My Love Affair With Scrooge McDuck (And The Carl Barks Library Vol. 12)

I love Scrooge McDuck. When I was a kid DuckTales was essential Disney Afternoon viewing for me every day when I came home from school. It was that Indiana Jones type of pulpy exotic adventure that I loved, lush locations and d-d-danger (right behind you) all in the name of accumulating more riches. It wasn’t until I was much older that I found out Scrooge was originated in comics going way back to the 1950’s by Carl Barks. After grabbing a smattering of the old issues here and there to test the waters I was pleasantly surprised by how much I enjoyed it. So I decided to do the only right thing left for me to do an order the first volume of the Carl Barks Library.


Fantagraphics has taken the task of republishing all of Bark’s material from 1942-1966, covering his start with Donald Duck and Huey, Dewey and Louie and following his creation of Uncle Scrooge and his own stories. Strangely they’ve chosen to print them out of order. The stories are collected in chronological order so for example everything from 1948-1949 is in one volume (which is labeled Vol. 7) yet it actually was the first released by Fantagraphics. Subsequent entries that take place earlier have been released with the proper volume number, but afterward. Strange stuff, but it’s hard to complain when something is packaged with such obvious love and care.

At the moment, only one volume of all of Uncle Scrooge’s solo stories has been released. Titled “Only a Poor Old Man” it’s volume 12 of the library and covers the years 1952-1954. It’s a solid hardback collection and the first thing you see as soon as you open the book is solid green pages (no doubt indicating money) which is a great touch. There is roughly 200 pages of comics and another 40 pages of supplemental material like covers, essays and biographical information on Barks. The comics range from 20-30 page actual stories to 1 page quick gags. The real selling point here is that they went back and re-colored the comics the way they looked back when they were released. The result is a very soft color palette which is much easier on the eyes. Not to mention pages that had been pulled in previous reprintings due to racial sensitivity have been reinstated and presented uncensored.


The stories themselves are great and rarely come off feeling dated. Barks does a masterful job writing yarns that are equally enjoyable to children as well as adults without ever talking down to one of the groups. Before picking this up I would have guessed that the stories I’d adore most would be the lengthier adventures but it’s the one page few panel gags that really made an impression on me. Crafting a joke within 6 or 7 panels that can make a jaded 30 year old chuckle is an impressive feat.


The globetrotting aspect of the longer stories cannot be understated. Throughout the span of these included in this volume Scrooge and the gang end up in Alaska, Hawaii, Atlantis and the Himalayas. George Lucas wrote the intro for this collection and it’s no surprise that the next one to be released is being promoted as including the story that inspired the opening scene for Raiders of the Lost Ark. Don’t believe me? Take a look. It’s these types of stories which are far more interesting to me than the ones based around Beagle Boys trying to rob Scrooge’s fortune.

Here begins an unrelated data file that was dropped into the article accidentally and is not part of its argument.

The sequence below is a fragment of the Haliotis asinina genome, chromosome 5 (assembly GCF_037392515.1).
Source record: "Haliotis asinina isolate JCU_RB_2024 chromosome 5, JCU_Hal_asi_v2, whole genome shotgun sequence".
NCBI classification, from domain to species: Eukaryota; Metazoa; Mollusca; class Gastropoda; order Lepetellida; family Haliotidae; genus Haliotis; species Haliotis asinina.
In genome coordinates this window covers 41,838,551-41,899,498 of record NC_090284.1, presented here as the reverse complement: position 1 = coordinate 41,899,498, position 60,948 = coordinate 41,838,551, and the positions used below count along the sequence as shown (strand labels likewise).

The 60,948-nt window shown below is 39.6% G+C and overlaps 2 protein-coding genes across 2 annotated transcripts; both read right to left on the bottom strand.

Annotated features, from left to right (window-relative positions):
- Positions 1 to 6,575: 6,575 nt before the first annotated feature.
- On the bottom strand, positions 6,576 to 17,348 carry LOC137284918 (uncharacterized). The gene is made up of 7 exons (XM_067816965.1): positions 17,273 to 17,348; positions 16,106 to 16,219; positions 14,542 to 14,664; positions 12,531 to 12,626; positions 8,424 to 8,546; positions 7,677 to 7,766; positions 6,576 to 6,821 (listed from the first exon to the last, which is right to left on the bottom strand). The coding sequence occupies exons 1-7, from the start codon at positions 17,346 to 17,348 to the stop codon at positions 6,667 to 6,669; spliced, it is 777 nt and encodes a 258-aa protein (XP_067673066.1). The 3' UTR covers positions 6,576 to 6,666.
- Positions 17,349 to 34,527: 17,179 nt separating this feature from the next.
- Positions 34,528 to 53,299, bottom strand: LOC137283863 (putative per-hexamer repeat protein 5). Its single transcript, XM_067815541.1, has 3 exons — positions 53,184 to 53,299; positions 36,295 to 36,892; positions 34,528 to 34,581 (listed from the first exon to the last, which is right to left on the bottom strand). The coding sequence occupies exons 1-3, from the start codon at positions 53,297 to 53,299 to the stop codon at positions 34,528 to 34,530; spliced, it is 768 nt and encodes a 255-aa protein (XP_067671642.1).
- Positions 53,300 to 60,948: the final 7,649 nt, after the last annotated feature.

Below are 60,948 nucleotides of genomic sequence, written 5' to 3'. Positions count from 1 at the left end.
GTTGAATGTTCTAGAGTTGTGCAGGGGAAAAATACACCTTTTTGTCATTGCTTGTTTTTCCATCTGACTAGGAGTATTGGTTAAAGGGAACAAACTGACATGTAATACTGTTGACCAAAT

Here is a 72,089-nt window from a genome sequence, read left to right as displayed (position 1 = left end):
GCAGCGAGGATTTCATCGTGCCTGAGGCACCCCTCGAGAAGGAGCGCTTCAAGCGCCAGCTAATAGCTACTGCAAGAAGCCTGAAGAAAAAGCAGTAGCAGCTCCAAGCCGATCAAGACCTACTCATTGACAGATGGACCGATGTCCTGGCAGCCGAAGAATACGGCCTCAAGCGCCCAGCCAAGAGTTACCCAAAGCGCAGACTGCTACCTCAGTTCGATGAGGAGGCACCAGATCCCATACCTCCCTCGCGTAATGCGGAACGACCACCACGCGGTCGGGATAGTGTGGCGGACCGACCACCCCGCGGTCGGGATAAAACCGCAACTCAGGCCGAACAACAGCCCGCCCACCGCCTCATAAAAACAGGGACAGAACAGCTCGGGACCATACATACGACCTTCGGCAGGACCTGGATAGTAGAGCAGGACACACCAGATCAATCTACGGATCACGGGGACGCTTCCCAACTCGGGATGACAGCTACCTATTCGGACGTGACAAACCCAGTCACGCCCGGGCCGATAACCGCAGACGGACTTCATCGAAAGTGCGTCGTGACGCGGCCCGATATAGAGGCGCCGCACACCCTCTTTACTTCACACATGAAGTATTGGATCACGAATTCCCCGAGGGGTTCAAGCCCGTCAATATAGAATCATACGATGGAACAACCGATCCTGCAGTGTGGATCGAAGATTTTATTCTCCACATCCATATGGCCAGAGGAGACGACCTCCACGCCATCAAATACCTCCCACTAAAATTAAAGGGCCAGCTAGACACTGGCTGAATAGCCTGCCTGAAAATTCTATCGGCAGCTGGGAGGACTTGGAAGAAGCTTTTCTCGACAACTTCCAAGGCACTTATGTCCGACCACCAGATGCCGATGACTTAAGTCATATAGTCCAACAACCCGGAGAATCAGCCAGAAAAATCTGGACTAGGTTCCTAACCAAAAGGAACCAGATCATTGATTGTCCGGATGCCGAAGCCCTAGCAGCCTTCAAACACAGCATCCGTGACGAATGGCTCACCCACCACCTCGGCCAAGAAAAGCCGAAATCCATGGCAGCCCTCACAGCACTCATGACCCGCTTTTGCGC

I was surprised that in all these stories Scrooge was accompanied by Donald Duck as well as Huey, Dewey and Louie. In DuckTales this was true but Donald only was around for a very few amount of episodes. Their comic counterpart’s wardrobes are all slightly tweaked. Donald and the kids are all wearing black versions of their signature outfits but their hats remain the same. Scrooge has 3 or so different outfits he appears in but none resemble his famous blue and red getup from the cartoon. Having the show in your life before you read these comics helps to enhance your enjoyment, because in your head you already know how Scrooge McDuck sounds. It’s hard to deny that there couldn’t be a more perfect voice.


Uncle Scrooge was always appealing to me as a kid, but I find him much more interesting now. It’s amazing how much Barks portrays him as money grubbing bastard, but in fairness we do often see him “do the right thing” for his family. He would walk to the ends of the Earth facing any form of mortal danger to acquire more wealth, despite having his own building already to house just his riches. There’s an ongoing joke running throughout this volume that every time Scrooge enlists the boys for help that he will pay them 30 cents an hour wage that he rarely follows through with. He is shrewd and unwilling to spend any money frivolously or even really enjoy the material things it can bring him. Yet, his physical wealth is the only thing that brings him joy and comfort.


Bark’s artwork is perfect for the medium. It still looks so crisp and fresh you’d never guess it was from 60 years ago. The range of emotions he can put on these ducks faces is staggering. I really couldn’t recommend this collection more to anyone who is fan of these characters, a fan of DuckTales or just looking to learn a little more about them or their creator. With such attractive packaging too it’s impossible to pass up.

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About Biff Tannen

Film Noir, Pulp, Comic Books and Hitchcock.

Posted on September 4, 2014, in COMICS!, Reviews and tagged , , , , , , . Bookmark the permalink. 2 Comments.

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